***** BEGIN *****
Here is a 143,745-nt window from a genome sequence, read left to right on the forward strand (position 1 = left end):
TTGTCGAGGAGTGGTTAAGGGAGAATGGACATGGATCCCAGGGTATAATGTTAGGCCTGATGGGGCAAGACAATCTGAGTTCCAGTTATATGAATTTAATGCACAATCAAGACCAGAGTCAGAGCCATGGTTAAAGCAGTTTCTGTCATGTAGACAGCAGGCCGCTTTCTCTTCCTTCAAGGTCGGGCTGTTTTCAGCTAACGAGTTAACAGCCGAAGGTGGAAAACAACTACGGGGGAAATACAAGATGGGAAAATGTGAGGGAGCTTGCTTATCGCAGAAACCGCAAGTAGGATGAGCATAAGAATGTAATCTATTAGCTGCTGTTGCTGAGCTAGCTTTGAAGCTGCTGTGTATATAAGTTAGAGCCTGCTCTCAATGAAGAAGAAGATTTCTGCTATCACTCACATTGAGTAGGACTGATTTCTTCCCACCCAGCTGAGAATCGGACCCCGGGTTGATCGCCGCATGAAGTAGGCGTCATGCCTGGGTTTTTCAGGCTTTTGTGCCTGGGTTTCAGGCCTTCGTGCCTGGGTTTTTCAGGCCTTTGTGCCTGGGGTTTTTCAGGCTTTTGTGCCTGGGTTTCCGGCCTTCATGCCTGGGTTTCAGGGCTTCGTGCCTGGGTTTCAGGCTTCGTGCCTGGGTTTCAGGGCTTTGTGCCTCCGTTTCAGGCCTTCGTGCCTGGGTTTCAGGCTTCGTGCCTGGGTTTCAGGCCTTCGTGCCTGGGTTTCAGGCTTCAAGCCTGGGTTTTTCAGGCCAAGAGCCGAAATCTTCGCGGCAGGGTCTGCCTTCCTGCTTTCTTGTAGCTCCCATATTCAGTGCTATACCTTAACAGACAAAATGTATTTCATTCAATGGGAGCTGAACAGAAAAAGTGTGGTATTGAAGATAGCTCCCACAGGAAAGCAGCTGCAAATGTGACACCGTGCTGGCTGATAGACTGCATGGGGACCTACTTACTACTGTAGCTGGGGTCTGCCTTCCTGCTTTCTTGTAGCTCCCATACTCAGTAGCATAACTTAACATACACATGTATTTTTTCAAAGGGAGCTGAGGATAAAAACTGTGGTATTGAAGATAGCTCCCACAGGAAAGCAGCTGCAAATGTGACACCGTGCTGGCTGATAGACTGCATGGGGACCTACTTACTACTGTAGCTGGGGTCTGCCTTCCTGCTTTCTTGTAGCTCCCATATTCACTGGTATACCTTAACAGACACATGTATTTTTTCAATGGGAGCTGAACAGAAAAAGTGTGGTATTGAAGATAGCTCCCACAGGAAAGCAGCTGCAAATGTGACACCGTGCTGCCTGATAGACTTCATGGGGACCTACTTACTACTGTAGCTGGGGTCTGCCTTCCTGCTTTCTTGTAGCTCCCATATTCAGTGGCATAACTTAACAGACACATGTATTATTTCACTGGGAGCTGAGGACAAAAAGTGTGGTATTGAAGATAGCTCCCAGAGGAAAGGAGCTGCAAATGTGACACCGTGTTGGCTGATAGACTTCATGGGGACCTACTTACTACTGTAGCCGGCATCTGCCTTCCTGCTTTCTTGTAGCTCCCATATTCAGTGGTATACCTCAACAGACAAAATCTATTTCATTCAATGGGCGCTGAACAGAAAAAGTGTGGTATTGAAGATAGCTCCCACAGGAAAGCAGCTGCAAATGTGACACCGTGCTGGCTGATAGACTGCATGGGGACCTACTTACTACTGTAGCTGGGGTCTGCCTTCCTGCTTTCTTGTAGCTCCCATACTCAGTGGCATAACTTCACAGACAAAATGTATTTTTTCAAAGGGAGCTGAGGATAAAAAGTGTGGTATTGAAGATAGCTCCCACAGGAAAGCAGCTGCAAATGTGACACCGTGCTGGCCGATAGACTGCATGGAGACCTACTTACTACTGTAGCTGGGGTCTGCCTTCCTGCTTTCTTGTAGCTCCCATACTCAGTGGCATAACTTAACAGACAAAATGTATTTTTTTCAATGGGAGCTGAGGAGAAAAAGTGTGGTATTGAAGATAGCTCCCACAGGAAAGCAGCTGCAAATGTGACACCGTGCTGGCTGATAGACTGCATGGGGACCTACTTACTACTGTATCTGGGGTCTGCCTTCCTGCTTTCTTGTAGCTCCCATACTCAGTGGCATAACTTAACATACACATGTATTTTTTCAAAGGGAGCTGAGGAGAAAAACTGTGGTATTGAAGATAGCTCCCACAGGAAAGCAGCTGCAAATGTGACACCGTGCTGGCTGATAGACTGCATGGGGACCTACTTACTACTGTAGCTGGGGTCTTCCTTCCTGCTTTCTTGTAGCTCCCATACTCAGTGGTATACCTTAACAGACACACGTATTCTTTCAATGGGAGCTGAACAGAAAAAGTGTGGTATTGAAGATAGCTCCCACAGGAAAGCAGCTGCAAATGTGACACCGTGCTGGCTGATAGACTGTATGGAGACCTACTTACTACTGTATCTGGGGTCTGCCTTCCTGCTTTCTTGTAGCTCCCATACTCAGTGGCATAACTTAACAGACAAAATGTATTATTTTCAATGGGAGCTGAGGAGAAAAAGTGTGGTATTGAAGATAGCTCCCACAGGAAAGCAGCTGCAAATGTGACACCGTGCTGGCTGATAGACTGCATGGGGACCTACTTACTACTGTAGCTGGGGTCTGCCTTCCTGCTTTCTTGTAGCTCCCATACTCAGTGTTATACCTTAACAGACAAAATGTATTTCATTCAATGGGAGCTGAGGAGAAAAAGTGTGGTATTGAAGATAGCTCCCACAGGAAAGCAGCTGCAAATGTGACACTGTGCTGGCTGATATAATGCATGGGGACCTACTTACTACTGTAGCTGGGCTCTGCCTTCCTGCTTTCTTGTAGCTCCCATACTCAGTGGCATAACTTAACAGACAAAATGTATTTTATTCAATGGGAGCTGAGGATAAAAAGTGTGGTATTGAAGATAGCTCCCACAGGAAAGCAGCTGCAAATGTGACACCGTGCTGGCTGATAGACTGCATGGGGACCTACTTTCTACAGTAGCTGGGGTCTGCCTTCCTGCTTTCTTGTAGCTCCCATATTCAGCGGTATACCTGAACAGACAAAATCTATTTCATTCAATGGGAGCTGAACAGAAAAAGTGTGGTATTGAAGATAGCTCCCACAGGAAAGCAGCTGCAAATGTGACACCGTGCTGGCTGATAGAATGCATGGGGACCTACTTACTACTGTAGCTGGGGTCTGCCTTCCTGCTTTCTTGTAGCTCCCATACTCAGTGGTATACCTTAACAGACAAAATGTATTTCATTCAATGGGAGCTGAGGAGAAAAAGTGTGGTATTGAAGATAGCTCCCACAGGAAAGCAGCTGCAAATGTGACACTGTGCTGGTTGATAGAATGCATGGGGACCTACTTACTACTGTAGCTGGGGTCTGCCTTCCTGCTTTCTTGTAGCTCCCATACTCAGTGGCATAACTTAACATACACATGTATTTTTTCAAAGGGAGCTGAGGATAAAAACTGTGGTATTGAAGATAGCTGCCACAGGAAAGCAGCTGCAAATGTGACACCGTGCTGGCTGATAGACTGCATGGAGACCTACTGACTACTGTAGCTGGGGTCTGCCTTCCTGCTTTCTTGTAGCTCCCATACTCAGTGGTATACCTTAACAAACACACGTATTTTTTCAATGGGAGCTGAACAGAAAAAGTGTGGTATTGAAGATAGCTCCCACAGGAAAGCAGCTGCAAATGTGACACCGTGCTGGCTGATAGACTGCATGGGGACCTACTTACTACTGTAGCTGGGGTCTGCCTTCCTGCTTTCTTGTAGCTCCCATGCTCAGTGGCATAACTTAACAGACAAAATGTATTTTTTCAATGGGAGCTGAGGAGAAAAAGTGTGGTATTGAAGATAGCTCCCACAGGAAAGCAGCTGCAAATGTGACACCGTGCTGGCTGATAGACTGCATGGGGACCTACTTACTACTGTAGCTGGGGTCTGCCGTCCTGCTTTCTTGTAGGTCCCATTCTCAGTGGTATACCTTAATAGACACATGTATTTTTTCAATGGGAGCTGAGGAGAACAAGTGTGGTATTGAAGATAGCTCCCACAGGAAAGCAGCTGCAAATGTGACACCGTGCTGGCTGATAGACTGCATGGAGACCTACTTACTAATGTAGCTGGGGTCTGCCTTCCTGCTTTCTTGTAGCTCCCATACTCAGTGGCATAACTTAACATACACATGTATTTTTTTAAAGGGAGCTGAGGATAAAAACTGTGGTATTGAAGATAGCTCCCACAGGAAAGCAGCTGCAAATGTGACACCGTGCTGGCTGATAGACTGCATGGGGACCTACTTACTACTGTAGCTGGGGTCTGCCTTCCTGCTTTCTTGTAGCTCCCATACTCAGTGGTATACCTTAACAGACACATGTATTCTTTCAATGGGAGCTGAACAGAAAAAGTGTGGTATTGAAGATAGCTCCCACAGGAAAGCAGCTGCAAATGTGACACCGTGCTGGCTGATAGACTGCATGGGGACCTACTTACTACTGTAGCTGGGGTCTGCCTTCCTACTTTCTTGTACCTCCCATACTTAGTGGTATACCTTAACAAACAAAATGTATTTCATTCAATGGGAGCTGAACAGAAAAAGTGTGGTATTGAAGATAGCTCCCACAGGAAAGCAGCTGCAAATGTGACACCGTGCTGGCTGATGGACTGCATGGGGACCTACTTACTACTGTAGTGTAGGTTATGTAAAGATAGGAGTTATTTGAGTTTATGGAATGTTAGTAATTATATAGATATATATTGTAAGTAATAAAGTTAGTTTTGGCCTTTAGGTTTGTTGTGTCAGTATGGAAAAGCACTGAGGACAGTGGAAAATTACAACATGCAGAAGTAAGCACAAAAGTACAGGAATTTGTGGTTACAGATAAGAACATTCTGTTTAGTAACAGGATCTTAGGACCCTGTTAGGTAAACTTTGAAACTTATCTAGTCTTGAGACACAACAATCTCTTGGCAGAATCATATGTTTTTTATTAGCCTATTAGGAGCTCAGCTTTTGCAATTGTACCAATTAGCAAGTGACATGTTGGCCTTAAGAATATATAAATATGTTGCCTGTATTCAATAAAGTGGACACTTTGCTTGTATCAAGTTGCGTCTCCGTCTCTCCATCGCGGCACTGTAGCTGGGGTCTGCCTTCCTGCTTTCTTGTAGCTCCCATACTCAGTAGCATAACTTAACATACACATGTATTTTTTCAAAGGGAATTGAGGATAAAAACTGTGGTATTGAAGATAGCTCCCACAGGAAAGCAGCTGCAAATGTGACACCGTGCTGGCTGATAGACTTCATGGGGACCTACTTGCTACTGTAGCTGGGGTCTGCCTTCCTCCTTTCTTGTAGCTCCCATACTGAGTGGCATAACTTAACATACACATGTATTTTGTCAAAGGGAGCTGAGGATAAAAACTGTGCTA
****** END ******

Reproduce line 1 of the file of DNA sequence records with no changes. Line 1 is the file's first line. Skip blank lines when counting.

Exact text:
Here is a 143,745-nt window from a genome sequence, read left to right on the forward strand (position 1 = left end):